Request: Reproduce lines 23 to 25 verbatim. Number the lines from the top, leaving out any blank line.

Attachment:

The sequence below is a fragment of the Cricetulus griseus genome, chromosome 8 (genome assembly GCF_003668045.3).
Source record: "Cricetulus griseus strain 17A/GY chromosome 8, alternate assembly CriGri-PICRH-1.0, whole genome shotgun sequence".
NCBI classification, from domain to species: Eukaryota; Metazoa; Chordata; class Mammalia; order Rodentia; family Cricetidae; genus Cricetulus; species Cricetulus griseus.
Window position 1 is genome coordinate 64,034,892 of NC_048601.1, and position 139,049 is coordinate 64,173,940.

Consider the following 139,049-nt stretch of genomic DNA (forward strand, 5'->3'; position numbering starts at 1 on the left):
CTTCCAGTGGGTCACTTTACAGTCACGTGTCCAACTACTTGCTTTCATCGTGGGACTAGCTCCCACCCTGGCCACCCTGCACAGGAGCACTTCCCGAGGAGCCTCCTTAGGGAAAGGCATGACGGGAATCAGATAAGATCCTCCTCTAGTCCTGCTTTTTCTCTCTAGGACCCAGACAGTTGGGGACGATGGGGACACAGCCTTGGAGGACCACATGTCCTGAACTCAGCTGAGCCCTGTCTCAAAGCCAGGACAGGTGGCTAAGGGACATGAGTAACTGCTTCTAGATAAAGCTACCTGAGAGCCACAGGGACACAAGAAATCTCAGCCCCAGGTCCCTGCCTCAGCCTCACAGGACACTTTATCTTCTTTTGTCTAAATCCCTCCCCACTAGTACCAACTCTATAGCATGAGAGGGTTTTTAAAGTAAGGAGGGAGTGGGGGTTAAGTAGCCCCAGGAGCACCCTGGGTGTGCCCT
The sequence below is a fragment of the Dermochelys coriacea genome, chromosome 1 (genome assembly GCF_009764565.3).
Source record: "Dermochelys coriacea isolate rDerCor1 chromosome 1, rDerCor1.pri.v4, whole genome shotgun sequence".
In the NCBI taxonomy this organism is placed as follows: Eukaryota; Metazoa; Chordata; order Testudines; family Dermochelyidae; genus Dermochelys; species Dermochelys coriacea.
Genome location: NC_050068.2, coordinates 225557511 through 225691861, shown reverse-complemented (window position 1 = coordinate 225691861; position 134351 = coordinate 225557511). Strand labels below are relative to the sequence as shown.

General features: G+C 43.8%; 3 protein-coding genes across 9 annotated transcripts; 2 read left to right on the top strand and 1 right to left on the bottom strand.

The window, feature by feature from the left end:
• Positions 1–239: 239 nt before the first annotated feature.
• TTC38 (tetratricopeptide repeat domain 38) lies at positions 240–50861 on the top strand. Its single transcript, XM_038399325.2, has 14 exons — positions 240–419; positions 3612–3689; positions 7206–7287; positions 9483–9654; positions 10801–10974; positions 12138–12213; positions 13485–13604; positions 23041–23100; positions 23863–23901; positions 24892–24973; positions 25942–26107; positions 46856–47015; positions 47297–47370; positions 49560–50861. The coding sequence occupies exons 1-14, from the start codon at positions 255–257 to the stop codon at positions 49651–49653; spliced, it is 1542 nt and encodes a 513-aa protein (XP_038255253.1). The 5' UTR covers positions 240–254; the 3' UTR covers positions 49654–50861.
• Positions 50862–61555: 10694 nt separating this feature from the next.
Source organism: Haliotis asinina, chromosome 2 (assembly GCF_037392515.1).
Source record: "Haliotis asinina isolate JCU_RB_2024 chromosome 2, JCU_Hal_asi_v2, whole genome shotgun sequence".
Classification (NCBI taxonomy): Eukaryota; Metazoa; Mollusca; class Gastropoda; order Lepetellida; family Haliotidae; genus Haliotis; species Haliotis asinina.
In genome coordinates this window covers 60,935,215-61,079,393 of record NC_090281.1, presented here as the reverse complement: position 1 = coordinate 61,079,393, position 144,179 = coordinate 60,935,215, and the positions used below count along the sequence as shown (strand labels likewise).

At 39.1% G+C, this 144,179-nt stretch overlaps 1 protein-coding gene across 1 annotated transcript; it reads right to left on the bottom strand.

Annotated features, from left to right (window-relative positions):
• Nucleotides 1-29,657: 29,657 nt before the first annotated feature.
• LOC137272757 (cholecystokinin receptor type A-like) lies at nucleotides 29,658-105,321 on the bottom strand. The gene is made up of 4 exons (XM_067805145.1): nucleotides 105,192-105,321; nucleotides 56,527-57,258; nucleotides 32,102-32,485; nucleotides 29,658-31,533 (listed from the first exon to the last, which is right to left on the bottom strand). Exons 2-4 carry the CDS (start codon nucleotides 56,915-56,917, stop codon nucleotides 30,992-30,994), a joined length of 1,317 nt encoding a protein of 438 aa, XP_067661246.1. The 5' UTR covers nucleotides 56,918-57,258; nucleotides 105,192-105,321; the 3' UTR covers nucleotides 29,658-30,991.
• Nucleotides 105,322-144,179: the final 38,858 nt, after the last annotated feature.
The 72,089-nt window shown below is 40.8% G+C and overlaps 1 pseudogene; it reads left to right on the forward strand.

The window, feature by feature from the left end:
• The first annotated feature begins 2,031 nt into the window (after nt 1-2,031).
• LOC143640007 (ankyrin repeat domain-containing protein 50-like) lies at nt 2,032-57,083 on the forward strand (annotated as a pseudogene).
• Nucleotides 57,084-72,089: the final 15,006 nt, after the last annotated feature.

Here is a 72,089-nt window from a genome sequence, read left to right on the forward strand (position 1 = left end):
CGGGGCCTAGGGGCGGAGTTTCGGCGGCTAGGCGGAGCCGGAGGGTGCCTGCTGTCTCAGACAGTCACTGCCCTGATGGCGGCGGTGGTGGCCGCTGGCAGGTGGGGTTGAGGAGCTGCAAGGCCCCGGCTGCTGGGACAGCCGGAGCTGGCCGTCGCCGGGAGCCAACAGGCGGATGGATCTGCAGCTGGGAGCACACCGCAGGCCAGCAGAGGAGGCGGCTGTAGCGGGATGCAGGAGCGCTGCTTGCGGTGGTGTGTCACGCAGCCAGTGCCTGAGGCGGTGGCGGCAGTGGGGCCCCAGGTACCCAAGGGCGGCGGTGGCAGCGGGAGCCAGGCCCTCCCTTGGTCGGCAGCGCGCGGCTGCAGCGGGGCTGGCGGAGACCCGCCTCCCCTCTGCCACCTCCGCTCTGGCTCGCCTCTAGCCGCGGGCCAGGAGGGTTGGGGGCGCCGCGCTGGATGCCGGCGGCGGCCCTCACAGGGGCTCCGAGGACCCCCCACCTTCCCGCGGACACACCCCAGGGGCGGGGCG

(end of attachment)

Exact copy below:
• LOC137272757 (cholecystokinin receptor type A-like) lies at nucleotides 29,658-105,321 on the bottom strand. The gene is made up of 4 exons (XM_067805145.1): nucleotides 105,192-105,321; nucleotides 56,527-57,258; nucleotides 32,102-32,485; nucleotides 29,658-31,533 (listed from the first exon to the last, which is right to left on the bottom strand). Exons 2-4 carry the CDS (start codon nucleotides 56,915-56,917, stop codon nucleotides 30,992-30,994), a joined length of 1,317 nt encoding a protein of 438 aa, XP_067661246.1. The 5' UTR covers nucleotides 56,918-57,258; nucleotides 105,192-105,321; the 3' UTR covers nucleotides 29,658-30,991.
• Nucleotides 105,322-144,179: the final 38,858 nt, after the last annotated feature.
The 72,089-nt window shown below is 40.8% G+C and overlaps 1 pseudogene; it reads left to right on the forward strand.